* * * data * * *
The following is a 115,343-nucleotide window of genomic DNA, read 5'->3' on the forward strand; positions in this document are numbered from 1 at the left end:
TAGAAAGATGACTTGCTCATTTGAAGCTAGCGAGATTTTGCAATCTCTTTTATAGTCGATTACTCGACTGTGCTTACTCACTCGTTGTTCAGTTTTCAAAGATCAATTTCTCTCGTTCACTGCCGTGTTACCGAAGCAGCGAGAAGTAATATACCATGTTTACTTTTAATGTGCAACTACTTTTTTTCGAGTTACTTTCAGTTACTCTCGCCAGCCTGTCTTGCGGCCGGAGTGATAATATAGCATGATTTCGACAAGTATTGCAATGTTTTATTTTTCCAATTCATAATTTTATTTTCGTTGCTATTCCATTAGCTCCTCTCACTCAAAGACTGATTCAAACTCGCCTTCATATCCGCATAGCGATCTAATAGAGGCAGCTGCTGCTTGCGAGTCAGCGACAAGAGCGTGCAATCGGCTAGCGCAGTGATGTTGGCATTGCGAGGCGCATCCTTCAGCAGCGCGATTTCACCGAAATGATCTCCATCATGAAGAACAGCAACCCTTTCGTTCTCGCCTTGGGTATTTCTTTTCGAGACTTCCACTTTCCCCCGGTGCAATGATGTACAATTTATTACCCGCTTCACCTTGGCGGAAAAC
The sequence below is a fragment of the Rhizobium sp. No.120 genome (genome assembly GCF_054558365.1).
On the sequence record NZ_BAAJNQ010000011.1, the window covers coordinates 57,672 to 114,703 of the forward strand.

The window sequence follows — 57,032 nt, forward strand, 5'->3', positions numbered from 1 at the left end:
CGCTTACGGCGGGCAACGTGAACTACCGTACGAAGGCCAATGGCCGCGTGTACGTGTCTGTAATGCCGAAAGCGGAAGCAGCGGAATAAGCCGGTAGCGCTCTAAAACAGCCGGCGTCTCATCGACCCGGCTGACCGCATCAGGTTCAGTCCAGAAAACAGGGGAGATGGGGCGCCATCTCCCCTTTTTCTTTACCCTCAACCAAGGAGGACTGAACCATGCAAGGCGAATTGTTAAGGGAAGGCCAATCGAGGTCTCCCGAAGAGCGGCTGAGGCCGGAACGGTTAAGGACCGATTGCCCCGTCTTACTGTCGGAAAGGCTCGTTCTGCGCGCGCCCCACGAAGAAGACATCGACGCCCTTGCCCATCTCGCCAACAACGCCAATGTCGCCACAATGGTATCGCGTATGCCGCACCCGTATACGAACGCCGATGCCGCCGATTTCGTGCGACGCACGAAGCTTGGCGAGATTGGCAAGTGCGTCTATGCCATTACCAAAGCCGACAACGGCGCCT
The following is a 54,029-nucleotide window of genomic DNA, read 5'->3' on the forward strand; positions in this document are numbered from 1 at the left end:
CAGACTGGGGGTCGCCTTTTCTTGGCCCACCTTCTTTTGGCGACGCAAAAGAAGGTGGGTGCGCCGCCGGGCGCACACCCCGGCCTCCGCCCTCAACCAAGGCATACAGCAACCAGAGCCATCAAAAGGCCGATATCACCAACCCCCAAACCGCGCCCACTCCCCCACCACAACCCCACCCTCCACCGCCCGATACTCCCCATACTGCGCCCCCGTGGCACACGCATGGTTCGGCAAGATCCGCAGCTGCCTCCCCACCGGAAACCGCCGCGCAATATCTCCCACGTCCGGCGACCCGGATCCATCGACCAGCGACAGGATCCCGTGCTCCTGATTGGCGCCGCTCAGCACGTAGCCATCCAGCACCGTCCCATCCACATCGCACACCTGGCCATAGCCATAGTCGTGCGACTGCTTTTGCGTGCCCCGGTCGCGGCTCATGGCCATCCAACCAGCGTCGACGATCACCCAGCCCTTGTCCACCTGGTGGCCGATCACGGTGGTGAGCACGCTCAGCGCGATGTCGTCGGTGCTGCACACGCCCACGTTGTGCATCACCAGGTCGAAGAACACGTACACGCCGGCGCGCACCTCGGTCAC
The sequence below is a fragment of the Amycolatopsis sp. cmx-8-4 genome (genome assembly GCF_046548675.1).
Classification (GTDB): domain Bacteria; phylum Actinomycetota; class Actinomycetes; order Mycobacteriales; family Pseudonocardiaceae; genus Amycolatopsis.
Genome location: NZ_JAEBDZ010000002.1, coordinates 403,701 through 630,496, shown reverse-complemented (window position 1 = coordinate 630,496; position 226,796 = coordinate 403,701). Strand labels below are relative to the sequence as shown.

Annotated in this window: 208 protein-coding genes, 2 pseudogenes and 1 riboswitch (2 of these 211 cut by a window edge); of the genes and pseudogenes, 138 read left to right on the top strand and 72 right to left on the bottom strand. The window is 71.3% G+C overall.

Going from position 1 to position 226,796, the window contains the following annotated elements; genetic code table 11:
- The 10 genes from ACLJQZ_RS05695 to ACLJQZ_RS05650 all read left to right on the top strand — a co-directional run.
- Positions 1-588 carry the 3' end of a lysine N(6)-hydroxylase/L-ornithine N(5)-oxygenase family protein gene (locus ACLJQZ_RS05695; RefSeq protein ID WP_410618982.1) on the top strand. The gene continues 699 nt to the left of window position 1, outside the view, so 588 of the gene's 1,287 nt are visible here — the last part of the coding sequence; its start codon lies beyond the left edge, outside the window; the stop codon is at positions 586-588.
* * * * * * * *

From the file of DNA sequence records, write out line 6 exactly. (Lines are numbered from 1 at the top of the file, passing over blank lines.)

CGCTTACGGCGGGCAACGTGAACTACCGTACGAAGGCCAATGGCCGCGTGTACGTGTCTGTAATGCCGAAAGCGGAAGCAGCGGAATAAGCCGGTAGCGCTCTAAAACAGCCGGCGTCTCATCGACCCGGCTGACCGCATCAGGTTCAGTCCAGAAAACAGGGGAGATGGGGCGCCATCTCCCCTTTTTCTTTACCCTCAACCAAGGAGGACTGAACCATGCAAGGCGAATTGTTAAGGGAAGGCCAATCGAGGTCTCCCGAAGAGCGGCTGAGGCCGGAACGGTTAAGGACCGATTGCCCCGTCTTACTGTCGGAAAGGCTCGTTCTGCGCGCGCCCCACGAAGAAGACATCGACGCCCTTGCCCATCTCGCCAACAACGCCAATGTCGCCACAATGGTATCGCGTATGCCGCACCCGTATACGAACGCCGATGCCGCCGATTTCGTGCGACGCACGAAGCTTGGCGAGATTGGCAAGTGCGTCTATGCCATTACCAAAGCCGACAACGGCGCCT